From eye infections to eye injury, eye emergencies can come in many different forms and, without proper treatment, can have damaging and lasting effects on your vision.
A recent nationwide survey reveals that when faced with an eye emergency, Canadians are most likely to visit the emergency room or their family doctor rather than an optometrist.
“People are not taking advantage of this health resource because they don’t realize that optometrists have the training and equipment to treat a range of acute eye conditions, or that most can see patients the same day if the matter is deemed urgent,” said Qualicum Beach Doctor of Optometry, Michael Kellam.
“If you had a toothache, you’d likely go to the dentist. Yet, research shows that someone experiencing a red, irritated eye is more likely to head to a walk-in clinic.”
The survey, conducted by the Mustel Group on behalf of Doctors of Optometry Canada, collected responses from 2,500 people across Canada.
While many survey respondents said they would seek treatment from a Doctor of Optometry for non-urgent eye care, such as having their vision checked or being tested for cataracts, a much smaller number — fewer than 20 per cent — said they would see an optometrist if they developed symptoms of an eye infection, or experienced an eye injury or foreign body in the eye.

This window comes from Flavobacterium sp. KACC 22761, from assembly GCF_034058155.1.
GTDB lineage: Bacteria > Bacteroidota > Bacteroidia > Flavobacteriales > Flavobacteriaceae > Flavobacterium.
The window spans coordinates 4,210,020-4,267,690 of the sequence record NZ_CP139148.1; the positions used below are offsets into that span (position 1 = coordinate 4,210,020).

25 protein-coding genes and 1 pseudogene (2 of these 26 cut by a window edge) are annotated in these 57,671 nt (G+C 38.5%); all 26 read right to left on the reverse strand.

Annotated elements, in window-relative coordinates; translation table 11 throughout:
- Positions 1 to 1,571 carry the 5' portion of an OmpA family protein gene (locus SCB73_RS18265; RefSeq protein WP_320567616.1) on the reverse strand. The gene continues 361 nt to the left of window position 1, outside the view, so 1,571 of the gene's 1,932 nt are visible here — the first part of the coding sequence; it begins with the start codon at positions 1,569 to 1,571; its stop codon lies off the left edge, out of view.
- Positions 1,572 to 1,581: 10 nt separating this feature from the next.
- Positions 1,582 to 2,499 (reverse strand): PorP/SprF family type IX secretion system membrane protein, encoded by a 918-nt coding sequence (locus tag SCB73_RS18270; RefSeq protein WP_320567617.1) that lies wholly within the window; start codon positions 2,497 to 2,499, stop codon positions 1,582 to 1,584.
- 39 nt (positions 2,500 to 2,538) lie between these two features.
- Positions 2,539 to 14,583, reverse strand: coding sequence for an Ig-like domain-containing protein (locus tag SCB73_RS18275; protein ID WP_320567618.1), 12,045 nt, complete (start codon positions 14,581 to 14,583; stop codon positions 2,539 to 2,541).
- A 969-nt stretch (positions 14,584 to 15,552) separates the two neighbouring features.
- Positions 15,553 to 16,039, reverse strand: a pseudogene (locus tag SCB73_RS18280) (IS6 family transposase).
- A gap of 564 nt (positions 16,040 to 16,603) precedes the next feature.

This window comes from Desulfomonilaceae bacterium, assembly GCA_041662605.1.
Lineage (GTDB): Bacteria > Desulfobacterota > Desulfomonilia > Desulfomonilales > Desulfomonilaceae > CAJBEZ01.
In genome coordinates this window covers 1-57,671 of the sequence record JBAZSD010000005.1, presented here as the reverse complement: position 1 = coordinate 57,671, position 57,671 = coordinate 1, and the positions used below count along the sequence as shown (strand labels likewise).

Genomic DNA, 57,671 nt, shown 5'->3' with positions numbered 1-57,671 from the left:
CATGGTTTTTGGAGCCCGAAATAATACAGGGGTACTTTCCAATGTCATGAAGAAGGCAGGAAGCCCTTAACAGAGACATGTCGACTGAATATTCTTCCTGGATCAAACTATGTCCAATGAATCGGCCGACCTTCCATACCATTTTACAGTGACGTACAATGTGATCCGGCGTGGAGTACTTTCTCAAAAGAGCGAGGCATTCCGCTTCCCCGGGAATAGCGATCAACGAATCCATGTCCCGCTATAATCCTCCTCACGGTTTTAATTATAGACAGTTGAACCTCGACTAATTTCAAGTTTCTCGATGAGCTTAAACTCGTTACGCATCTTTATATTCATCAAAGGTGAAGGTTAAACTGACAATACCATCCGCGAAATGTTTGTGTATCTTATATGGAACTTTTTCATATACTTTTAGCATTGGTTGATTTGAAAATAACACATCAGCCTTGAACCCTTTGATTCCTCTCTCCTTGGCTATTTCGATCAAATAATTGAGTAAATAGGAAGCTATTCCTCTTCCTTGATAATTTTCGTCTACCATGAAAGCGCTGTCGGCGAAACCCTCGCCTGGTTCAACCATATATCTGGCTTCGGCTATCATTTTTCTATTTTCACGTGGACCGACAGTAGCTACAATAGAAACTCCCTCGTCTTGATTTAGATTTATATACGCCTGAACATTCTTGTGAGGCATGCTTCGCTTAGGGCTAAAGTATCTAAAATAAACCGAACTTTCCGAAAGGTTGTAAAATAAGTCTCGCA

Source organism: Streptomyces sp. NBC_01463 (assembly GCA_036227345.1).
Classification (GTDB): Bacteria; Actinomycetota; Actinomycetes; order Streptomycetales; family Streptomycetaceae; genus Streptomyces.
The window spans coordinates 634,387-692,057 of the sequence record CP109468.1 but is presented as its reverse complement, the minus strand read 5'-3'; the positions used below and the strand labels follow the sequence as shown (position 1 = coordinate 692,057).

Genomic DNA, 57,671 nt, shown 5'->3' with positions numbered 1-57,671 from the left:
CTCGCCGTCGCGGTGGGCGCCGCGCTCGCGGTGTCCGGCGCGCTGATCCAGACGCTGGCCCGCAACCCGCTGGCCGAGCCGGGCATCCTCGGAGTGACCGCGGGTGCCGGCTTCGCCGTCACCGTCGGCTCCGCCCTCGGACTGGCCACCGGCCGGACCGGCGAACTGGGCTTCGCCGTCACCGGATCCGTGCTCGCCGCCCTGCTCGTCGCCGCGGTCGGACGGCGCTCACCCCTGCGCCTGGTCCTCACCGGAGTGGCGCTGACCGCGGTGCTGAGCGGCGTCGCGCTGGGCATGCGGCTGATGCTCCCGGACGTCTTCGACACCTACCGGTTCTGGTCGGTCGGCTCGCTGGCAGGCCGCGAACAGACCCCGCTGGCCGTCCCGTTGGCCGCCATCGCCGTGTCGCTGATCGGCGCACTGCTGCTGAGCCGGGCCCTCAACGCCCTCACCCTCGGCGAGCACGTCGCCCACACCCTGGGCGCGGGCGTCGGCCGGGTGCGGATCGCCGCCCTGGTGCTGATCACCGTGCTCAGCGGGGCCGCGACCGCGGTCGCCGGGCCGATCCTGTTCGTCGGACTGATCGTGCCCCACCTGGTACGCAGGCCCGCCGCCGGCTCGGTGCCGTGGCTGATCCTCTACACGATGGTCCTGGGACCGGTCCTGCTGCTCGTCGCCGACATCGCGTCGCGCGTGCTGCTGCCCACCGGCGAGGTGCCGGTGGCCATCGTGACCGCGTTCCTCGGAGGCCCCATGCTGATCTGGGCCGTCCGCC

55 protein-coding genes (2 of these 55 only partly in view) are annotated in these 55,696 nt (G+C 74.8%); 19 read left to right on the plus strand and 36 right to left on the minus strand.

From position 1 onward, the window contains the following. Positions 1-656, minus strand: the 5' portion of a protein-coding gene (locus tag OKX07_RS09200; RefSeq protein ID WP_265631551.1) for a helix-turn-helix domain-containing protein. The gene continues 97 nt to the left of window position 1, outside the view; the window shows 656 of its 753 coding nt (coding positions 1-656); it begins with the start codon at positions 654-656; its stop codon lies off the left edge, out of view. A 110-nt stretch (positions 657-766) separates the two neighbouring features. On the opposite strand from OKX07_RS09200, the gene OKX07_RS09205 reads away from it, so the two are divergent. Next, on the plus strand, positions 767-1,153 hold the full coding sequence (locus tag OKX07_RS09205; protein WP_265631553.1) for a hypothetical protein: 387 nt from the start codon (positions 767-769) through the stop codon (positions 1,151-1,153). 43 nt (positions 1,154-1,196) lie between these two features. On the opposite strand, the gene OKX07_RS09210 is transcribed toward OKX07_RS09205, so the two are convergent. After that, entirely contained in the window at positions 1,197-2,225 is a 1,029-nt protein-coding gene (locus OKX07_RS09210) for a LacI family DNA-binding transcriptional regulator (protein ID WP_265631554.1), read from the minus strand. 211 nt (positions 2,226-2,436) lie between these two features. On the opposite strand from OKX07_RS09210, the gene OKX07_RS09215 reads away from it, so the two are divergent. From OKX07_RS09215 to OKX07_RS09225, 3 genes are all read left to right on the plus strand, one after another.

Optometrists’ scope of practice includes treating urgent eye conditions such as red eye, itchy eyes, eye injuries, foreign objects in the eye and eye infection.
According to the Canadian Institute for Health Research, more than 36,600 Canadians visited an emergency department in 2013/2014 seeking treatment for a common eye infection called conjunctivitis — also known as pink eye.
Pink eye, which affects the surface of the eyeball and the inside of the eyelid, is the most common eye infection among children.
It is also one of the top 10 causes of avoidable emergency department (ER) visits in Canada.
Most uncomplicated eye conditions can be resolved with the proper diagnosis and treatment.
However, misdiagnosis of an eye infection or injury can have significant consequences, mainly from delaying treatment.
“Many eye conditions present in a similar fashion, but they have different causes and treatments,” said Kellam.
“Under the microscope, optometrists can differentiate between a bacterial or viral infection, or an allergic reaction, and can prescribe the appropriate medication.”
“Without access to this kind of technology, we would essentially have to make the diagnosis in the dark.”
A referral is not required to see a Doctor of Optometry for either acute or preventive eye care. To find an optometrist near you, bc.doctorsofoptometry.ca.
— Submitted by Doctors of Optometry Canada